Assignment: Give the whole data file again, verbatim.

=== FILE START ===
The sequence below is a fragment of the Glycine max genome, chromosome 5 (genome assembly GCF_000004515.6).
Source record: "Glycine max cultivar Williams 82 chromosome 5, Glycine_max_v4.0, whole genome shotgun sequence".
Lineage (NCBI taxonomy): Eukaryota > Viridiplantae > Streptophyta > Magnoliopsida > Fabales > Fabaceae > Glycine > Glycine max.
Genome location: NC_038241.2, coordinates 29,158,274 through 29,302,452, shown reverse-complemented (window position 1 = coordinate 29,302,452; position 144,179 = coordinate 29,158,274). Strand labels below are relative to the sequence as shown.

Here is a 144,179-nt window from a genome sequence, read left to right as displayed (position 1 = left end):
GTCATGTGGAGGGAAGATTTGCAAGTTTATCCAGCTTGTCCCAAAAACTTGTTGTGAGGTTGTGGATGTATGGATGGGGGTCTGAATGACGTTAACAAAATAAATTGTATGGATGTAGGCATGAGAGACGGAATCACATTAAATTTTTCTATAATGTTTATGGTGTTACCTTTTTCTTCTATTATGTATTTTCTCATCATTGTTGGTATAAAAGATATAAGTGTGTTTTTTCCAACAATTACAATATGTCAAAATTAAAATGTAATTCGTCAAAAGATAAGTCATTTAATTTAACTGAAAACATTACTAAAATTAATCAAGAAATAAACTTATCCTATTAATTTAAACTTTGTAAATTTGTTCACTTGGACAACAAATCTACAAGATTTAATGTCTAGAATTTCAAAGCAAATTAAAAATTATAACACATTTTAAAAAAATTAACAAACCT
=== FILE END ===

The sequence below is a fragment of the Glycine max genome, chromosome 5 (genome assembly GCF_000004515.6).
Source record: "Glycine max cultivar Williams 82 chromosome 5, Glycine_max_v4.0, whole genome shotgun sequence".
Lineage (NCBI taxonomy): Eukaryota > Viridiplantae > Streptophyta > Magnoliopsida > Fabales > Fabaceae > Glycine > Glycine max.
Genome location: NC_038241.2, coordinates 29,158,274 through 29,302,452, shown reverse-complemented (window position 1 = coordinate 29,302,452; position 144,179 = coordinate 29,158,274). Strand labels below are relative to the sequence as shown.

Here is a 144,179-nt window from a genome sequence, read left to right as displayed (position 1 = left end):
GTCATGTGGAGGGAAGATTTGCAAGTTTATCCAGCTTGTCCCAAAAACTTGTTGTGAGGTTGTGGATGTATGGATGGGGGTCTGAATGACGTTAACAAAATAAATTGTATGGATGTAGGCATGAGAGACGGAATCACATTAAATTTTTCTATAATGTTTATGGTGTTACCTTTTTCTTCTATTATGTATTTTCTCATCATTGTTGGTATAAAAGATATAAGTGTGTTTTTTCCAACAATTACAATATGTCAAAATTAAAATGTAATTCGTCAAAAGATAAGTCATTTAATTTAACTGAAAACATTACTAAAATTAATCAAGAAATAAACTTATCCTATTAATTTAAACTTTGTAAATTTGTTCACTTGGACAACAAATCTACAAGATTTAATGTCTAGAATTTCAAAGCAAATTAAAAATTATAACACATTTTAAAAAAATTAACAAACCT